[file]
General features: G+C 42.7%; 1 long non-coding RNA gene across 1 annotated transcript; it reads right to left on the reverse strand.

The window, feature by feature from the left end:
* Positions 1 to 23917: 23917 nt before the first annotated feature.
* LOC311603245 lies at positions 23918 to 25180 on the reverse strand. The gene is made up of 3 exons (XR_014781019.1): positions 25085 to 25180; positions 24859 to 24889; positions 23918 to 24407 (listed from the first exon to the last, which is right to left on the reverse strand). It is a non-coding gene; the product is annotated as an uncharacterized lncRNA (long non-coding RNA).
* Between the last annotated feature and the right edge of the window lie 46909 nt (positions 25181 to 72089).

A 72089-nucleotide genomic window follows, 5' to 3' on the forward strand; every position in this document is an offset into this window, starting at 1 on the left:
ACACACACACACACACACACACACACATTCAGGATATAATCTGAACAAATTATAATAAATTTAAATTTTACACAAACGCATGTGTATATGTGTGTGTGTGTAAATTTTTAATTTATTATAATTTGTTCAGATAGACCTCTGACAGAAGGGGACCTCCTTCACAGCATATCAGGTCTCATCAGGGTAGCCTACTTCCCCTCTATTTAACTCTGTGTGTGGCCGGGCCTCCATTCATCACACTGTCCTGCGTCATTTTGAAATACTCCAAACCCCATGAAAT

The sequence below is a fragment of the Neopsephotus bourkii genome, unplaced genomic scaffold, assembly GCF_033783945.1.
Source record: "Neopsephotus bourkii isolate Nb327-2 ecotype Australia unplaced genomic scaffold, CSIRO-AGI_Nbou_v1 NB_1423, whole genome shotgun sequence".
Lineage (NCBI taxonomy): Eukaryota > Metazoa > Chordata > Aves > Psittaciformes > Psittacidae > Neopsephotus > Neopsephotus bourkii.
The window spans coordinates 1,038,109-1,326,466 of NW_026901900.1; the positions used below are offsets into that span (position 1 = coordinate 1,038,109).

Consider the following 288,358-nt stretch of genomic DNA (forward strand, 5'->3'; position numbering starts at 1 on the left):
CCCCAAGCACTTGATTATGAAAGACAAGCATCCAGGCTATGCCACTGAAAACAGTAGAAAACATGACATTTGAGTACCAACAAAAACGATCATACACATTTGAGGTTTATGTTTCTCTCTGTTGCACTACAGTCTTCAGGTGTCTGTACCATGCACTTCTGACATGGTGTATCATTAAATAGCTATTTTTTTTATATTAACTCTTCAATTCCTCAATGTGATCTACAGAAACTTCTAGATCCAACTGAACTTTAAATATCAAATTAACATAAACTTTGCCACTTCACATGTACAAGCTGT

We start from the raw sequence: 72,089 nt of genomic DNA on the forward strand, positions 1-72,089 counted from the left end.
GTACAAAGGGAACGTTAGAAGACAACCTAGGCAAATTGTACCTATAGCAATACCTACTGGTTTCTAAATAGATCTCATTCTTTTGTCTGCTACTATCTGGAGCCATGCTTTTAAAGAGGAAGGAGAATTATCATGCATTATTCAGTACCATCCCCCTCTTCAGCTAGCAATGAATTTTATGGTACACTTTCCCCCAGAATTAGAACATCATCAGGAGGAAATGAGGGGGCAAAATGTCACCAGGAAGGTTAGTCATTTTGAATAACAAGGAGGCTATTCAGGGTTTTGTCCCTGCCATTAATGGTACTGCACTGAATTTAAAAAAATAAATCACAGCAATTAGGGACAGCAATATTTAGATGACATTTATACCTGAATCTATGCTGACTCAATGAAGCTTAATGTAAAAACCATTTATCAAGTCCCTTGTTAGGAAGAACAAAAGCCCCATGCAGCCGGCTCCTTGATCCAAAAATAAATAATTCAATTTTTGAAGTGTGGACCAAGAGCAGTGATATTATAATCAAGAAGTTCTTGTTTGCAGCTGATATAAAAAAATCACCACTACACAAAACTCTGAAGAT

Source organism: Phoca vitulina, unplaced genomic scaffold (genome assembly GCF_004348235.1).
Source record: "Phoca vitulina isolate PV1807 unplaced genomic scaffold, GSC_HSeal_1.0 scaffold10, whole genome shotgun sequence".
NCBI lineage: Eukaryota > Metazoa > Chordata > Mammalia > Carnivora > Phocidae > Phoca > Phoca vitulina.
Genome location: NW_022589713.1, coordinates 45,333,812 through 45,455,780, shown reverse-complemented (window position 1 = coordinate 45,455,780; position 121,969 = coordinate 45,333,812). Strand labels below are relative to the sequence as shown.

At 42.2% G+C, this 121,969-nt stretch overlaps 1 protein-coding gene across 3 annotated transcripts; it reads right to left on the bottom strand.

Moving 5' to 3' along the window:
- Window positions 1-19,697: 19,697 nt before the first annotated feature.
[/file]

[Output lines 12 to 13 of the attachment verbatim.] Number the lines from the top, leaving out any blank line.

Consider the following 288,358-nt stretch of genomic DNA (forward strand, 5'->3'; position numbering starts at 1 on the left):
CCCCAAGCACTTGATTATGAAAGACAAGCATCCAGGCTATGCCACTGAAAACAGTAGAAAACATGACATTTGAGTACCAACAAAAACGATCATACACATTTGAGGTTTATGTTTCTCTCTGTTGCACTACAGTCTTCAGGTGTCTGTACCATGCACTTCTGACATGGTGTATCATTAAATAGCTATTTTTTTTATATTAACTCTTCAATTCCTCAATGTGATCTACAGAAACTTCTAGATCCAACTGAACTTTAAATATCAAATTAACATAAACTTTGCCACTTCACATGTACAAGCTGT